Hong Kong-based GLy Capital Management is driving into the increasingly crowded field of new mobility through the launch of its maiden fund, aiming to deploy $300 million in two years.
GLy, established in August 2017, debuted the New Mobility Fund this March to bet on privately-held companies that could “redefine the transportation industry”. It focuses on four major areas — smart cities/Mobility as a Service (MAAS); electrification; internal combustion engines (ICE)/electric vehicle (EV) materials; and smart cars.
The firm is in the market collecting ammunition for the New Mobility Fund, targeting the planned final close of $300 million by end-2021. The fund has already secured $60 million from two anchor investors — Chinese automaker Geely and SK Inc, the holding firm of South Korea’s conglomerate SK Group. The investors committed $30 million each.
The firm says it has embarked on a journey to promote a mobility future that is intelligent, connected, and eco-friendly as sentiments around green vehicles have grown more fervent in recent months.
According to consultancy McKinsey & Company, the COVID-19 pandemic appears to have increased consumer awareness of new-generation vehicles, such as battery-electric vehicles (BEVs) and partial-hybrid EVs, as well as contactless delivery options powered by autonomous driving. In its consumer survey of about 7,000 respondents worldwide, over 40% of the participants stated their willingness to pay a premium to enable the shift to green vehicles.
As the survey indicated, annual global passenger plug-in EV sales hit three million in 2020 – an over 40% increase year-on-year – with 46% of the fiscal-year sales coming from Europe, 39% from China, and 12% from North America.
“If anything, I think this disruption of the whole [new mobility] supply chain has only just started,” Harry Krkalo, GLy’s founder and co-CEO, told DealStreetAsia in an interview in Hong Kong. “The tailwinds for this decarbonisation are going to persist until 2040 or 2050, by when, as most governments have decided, it will be the ‘endgame’ and you cannot buy an internal combustion engine vehicle.”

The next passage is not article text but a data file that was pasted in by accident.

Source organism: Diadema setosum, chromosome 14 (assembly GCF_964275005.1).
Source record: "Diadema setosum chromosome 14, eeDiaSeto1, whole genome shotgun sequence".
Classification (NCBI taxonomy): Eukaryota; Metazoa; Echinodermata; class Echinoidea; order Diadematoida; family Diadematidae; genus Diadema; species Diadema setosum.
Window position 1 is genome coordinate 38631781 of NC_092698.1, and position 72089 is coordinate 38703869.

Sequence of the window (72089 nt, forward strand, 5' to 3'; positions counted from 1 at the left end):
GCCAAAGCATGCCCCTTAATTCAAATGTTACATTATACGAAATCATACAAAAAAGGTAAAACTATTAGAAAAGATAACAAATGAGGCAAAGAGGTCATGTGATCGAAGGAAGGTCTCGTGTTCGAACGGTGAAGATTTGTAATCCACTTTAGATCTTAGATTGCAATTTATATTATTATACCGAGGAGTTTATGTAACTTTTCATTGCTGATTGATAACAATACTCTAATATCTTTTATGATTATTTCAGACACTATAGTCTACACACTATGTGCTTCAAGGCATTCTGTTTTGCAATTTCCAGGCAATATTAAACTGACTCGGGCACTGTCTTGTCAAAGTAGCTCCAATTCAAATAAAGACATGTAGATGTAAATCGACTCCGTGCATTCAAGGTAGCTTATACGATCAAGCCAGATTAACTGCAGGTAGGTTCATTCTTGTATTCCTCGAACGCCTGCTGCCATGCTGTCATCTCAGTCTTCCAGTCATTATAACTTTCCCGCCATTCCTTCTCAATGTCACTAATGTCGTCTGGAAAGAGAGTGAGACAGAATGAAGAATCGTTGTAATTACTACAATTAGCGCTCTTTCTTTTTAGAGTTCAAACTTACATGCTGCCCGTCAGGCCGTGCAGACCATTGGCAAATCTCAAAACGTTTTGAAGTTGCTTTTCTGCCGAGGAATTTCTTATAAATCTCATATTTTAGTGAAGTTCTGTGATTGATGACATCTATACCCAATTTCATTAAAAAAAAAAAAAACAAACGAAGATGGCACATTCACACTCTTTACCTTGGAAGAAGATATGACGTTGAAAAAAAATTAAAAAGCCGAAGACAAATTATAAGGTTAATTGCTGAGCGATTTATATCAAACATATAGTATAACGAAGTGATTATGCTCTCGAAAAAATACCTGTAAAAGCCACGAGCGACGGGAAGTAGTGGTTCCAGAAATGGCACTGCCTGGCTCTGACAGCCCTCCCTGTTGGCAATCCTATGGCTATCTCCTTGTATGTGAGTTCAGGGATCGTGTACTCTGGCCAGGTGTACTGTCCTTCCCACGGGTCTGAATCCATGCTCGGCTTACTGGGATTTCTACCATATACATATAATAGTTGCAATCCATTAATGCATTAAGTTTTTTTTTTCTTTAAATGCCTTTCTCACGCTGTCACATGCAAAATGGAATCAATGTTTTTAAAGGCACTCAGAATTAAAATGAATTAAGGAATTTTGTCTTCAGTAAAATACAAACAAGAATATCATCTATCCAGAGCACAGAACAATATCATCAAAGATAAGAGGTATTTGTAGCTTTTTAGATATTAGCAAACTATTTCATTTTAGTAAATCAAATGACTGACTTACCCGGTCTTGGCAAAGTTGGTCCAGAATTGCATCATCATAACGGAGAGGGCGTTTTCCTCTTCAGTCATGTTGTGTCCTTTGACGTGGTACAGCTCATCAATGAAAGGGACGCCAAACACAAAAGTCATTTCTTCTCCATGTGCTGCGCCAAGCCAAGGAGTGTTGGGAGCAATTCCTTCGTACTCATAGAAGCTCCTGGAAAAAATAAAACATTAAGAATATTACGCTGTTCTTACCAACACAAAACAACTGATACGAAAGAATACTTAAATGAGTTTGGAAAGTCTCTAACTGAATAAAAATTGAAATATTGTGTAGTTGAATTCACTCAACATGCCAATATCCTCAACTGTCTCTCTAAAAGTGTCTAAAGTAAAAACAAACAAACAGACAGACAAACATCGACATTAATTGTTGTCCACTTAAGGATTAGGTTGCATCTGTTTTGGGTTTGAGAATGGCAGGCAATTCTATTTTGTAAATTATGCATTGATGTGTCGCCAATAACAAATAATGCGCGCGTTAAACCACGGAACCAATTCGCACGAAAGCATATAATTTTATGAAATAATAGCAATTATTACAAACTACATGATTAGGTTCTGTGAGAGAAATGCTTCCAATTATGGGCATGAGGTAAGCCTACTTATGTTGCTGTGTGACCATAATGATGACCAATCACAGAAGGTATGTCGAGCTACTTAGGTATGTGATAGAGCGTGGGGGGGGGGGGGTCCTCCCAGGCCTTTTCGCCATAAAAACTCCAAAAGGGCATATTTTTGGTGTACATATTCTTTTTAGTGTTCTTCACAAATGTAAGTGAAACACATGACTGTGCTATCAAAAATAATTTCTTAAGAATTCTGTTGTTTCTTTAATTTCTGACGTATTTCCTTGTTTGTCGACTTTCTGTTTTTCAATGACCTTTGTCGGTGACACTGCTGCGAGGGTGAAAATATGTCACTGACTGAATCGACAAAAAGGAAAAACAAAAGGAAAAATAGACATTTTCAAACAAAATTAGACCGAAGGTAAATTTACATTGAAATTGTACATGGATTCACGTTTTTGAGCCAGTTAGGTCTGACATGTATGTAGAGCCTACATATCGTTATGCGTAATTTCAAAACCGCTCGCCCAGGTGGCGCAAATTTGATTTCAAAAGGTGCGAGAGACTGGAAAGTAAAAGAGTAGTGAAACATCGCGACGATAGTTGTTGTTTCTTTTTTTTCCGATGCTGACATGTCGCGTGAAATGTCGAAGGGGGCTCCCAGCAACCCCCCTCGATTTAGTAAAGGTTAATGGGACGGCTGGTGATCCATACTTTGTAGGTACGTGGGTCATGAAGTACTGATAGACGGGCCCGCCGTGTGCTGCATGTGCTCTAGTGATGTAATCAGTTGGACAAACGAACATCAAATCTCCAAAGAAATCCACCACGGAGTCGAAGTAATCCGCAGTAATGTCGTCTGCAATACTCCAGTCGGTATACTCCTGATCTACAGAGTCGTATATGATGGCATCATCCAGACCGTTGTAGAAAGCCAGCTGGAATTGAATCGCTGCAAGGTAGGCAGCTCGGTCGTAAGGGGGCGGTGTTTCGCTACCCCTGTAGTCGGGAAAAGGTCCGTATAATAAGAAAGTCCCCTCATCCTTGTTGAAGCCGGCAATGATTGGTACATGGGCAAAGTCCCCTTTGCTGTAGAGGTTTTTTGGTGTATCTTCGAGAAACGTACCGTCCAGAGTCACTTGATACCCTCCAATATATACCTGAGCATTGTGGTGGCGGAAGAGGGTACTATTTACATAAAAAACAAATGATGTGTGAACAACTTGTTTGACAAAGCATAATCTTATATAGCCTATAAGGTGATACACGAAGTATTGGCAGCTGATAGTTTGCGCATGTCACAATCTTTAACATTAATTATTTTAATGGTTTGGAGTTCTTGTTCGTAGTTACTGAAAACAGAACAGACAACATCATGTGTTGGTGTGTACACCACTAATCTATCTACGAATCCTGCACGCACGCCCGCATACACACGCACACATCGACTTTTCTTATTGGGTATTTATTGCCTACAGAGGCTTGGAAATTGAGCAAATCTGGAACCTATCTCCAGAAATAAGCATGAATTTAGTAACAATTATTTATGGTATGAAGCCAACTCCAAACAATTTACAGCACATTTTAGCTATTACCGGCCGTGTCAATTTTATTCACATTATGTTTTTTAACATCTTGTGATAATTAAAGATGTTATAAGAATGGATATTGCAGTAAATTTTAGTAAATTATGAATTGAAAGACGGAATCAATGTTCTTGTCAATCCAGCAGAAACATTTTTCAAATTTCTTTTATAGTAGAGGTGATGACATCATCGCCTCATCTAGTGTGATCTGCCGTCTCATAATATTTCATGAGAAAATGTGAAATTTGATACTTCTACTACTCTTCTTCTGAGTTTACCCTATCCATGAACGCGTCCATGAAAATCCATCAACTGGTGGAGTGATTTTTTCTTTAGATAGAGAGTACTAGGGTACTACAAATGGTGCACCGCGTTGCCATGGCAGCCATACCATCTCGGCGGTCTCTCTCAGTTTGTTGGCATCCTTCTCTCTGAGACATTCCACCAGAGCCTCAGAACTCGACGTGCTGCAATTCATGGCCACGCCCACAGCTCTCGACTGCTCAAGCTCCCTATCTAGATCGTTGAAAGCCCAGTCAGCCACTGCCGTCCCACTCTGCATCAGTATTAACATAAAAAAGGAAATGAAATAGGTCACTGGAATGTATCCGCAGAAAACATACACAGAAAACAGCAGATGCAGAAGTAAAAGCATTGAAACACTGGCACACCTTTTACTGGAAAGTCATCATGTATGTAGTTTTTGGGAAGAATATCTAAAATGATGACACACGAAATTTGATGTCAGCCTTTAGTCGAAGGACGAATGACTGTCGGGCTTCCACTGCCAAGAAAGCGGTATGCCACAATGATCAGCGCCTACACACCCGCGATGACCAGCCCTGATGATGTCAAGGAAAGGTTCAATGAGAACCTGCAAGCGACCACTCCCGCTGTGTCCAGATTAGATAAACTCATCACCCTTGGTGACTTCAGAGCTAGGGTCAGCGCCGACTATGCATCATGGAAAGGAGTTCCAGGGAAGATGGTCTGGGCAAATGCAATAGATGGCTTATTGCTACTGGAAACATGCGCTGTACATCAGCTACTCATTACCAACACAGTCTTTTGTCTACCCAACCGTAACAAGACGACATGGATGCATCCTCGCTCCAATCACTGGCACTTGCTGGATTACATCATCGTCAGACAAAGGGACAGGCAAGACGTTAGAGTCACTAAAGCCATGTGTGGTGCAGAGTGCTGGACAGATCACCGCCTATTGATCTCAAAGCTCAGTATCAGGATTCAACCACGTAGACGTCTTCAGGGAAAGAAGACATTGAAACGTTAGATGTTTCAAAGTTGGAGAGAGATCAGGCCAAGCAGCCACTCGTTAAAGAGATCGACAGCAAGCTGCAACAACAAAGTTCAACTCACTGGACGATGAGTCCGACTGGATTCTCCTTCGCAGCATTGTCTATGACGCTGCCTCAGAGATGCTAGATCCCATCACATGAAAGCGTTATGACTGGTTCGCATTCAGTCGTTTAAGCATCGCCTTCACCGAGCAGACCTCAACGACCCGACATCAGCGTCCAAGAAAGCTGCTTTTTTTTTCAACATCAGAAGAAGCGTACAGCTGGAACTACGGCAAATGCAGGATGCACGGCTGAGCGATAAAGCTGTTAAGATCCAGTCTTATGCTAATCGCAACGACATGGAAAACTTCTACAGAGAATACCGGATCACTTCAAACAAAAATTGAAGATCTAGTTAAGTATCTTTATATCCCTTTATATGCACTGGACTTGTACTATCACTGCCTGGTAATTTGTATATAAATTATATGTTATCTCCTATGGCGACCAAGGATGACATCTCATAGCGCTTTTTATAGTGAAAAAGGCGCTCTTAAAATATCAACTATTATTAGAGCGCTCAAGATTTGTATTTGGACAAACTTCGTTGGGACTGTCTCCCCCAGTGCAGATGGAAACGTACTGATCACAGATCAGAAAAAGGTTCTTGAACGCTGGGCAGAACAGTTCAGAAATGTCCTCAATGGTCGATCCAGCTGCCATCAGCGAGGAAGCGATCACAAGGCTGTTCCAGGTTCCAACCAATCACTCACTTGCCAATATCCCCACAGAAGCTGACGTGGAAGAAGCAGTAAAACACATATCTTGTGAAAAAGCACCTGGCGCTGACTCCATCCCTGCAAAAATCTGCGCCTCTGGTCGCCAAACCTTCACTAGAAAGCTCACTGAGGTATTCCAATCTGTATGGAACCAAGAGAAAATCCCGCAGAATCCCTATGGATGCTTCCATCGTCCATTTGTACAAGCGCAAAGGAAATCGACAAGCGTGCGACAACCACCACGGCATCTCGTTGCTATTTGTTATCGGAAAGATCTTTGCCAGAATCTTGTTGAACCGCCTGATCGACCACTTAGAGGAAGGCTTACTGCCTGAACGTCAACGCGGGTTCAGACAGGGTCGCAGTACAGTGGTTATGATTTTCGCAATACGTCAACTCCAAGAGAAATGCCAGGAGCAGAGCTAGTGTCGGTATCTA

“We’ve gotten a fair bit of time before that to see how the industry evolves. In that disruption, there will be opportunities,” said Krkalo.
Fast track dealmaking
GLy is convinced that the New Mobility Fund offers some degree of “uniqueness” over incumbents when it comes to sourcing quality assets.
The “uniqueness,” said Krkalo, lies in the composition of its anchor investors. With support from industry giants Geely and SK, the nascent fund management company plans to leverage investors’ extensive resources and networks to validate and nurture startups in China and worldwide.
Their backing “opens up a very different type of conversation,” said Krkalo. “When we talk to a company, they see us as an investor with capital, but they also view us as an entity associated with someone that can actually help them commercialise their business.”
The two limited partners (LPs) have already assigned professionals to assist GLy in verifying potential investees’ technologies as part of the firm’s due diligence (DD) process. Hangzhou-based Geely owns Volvo Cars and a 9.7% stake in Germany’s Daimler, while SK’s affiliates include the world’s second-biggest memory chip maker SK Hynix and EV battery maker SK Innovation.
GLy will fast track the deployment of the new fund, sitting on a solid pipeline of potential deals that it has built in the past three years of “soft sailing”. The firm has set a preliminary target to invest about $150-200 million this year, and then fully deploy all dry powder from the new fund before mid-2022.